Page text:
Article quick-view

Incomplete control of the diamondback moth, Plutella xylostella, by the parasitoid Cotesia vestalis in a cabbage field under tropical conditions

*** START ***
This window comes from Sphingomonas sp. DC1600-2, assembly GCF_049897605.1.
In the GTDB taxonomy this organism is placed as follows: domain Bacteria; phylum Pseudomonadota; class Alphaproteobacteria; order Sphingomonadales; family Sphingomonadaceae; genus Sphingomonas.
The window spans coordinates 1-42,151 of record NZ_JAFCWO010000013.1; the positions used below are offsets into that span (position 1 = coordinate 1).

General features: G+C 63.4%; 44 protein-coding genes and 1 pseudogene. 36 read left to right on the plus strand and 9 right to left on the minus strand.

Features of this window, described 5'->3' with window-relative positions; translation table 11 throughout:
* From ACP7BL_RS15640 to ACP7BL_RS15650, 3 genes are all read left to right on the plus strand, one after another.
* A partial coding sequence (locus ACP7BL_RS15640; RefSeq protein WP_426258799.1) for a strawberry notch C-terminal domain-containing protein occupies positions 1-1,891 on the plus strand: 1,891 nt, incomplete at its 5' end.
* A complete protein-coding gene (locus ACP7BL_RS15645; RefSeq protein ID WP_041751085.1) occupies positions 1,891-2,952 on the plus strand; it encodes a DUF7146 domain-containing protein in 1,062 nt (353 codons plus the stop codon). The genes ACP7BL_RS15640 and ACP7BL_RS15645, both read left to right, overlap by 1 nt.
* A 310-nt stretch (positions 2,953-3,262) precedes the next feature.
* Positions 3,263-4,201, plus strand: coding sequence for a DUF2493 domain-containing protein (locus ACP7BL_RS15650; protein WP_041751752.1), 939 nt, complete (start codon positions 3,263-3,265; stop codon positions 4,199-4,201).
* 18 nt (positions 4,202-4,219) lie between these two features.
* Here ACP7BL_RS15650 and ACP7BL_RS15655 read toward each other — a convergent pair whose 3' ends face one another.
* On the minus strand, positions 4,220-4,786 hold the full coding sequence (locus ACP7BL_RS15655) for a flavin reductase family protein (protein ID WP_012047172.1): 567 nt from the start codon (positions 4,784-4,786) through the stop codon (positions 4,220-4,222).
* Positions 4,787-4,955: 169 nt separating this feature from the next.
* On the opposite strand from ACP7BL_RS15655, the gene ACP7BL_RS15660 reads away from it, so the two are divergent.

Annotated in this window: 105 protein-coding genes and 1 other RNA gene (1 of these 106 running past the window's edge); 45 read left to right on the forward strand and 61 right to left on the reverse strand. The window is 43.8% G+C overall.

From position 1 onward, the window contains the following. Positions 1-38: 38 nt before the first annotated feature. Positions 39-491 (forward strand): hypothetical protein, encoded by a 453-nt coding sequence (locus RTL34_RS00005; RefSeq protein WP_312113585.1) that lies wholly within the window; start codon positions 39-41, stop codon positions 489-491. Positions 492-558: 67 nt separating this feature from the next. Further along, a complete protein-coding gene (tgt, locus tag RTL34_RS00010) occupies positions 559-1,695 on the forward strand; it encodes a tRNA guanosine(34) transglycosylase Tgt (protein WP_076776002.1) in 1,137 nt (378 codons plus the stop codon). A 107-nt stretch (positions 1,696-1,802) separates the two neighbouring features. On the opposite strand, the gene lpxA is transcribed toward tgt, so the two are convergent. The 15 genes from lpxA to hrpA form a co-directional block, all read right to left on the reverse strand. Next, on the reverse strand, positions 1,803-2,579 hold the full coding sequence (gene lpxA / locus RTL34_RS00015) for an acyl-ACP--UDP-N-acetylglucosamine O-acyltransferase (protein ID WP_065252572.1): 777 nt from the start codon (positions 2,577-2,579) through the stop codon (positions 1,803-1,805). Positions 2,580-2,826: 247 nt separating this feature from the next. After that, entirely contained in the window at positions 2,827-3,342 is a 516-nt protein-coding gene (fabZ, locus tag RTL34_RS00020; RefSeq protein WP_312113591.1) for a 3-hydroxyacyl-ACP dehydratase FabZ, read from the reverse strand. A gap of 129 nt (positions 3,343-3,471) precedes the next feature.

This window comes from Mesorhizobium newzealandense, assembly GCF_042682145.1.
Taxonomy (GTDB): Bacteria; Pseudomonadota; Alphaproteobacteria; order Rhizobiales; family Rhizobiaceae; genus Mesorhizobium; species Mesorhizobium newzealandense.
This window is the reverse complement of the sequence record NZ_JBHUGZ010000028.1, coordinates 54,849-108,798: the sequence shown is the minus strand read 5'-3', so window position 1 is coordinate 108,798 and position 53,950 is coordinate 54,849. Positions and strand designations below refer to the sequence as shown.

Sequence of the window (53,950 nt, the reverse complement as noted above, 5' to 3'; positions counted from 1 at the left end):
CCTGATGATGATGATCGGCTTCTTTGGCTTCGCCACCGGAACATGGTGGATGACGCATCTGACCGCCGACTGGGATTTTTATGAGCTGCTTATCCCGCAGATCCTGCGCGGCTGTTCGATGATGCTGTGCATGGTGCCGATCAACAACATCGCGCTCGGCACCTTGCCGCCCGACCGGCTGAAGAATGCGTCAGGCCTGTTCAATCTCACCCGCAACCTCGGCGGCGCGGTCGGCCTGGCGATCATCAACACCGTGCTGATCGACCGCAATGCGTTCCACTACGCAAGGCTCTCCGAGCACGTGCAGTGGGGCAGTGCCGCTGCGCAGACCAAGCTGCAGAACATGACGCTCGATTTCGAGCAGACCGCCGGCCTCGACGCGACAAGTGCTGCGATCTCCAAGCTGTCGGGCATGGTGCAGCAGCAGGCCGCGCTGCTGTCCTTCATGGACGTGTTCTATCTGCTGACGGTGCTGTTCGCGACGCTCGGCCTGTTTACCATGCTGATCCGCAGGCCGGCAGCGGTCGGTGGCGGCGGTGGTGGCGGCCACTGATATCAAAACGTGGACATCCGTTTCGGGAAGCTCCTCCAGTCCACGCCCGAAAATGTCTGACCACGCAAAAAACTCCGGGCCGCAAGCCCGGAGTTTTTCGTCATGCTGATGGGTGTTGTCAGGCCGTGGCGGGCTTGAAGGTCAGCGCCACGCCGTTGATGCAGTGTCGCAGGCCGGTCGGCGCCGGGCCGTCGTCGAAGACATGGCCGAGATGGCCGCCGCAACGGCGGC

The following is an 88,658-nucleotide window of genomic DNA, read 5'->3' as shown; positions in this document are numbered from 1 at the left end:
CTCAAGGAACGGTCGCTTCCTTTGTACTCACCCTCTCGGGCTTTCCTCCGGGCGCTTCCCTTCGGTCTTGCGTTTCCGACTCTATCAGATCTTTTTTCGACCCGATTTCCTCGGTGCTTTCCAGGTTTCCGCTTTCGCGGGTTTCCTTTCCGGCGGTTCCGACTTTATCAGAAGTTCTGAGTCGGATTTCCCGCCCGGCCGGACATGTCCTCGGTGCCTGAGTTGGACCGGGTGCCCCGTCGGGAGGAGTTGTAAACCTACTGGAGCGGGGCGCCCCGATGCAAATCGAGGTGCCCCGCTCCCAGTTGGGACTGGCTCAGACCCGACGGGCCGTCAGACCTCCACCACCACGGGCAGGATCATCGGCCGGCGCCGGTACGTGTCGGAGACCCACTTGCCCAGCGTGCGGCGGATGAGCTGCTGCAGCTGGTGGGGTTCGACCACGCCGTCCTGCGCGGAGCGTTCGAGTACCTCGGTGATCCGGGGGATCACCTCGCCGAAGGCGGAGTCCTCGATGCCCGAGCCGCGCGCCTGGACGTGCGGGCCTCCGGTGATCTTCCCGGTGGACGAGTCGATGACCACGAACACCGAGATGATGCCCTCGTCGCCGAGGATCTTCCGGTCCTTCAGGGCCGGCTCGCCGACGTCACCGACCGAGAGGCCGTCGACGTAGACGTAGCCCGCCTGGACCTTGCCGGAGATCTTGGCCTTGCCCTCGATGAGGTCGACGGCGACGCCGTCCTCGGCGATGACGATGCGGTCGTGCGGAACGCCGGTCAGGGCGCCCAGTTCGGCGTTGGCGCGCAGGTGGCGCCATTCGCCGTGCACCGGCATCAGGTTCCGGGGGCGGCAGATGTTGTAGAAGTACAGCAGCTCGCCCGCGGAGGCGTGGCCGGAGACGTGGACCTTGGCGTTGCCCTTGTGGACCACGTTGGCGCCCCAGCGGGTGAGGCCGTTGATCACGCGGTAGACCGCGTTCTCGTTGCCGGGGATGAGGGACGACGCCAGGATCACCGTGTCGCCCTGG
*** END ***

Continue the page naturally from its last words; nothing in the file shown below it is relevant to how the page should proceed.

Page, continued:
Immature Plutella xylostella (Lepidoptera: Plutellidae) and parasitoids were sampled for 39 months in an unsprayed cabbage field near Cotonou, Benin, to determine how and when host-parasitoid interactions influence the population dynamics of the moth in a tropical environment. Eighty-three samples were taken at approximately two-week intervals. There were no seasonal patterns in the abundance of immature moths, which was not correlated with weather variables, although heavy rainfall during the principal rainy season may have temporarily affected the population. The host-parasitoid system consisted almost exclusively of P. xylostella and its larval parasitoid Cotesia vestalis (Hymenoptera: Braconidae), both species occurring at similar levels of abundance (on average 7.5 ± 0.3 and 7.2 ± 0.3 individuals per plant, respectively). The tendency for host-parasitoid dynamics to cycle was apparent in the field. P. xylostella and C. vestalis showed coupled oscillations in abundance, with a time lag of about two weeks between host and parasitoid peaks. High parasitoid abundance resulted in significant decreases in moth abundance over several weeks. However, the parasitoid population in turn decreased, could not prevent the moth from rebounding, and there was no stable control of the pest. We conclude that under tropical conditions in which P. xylostella populations grow rapidly, combined with a high probability of recolonization from surrounding areas, biological control by a well-established specialist parasitoid reaches its limits and additional control measures are necessary.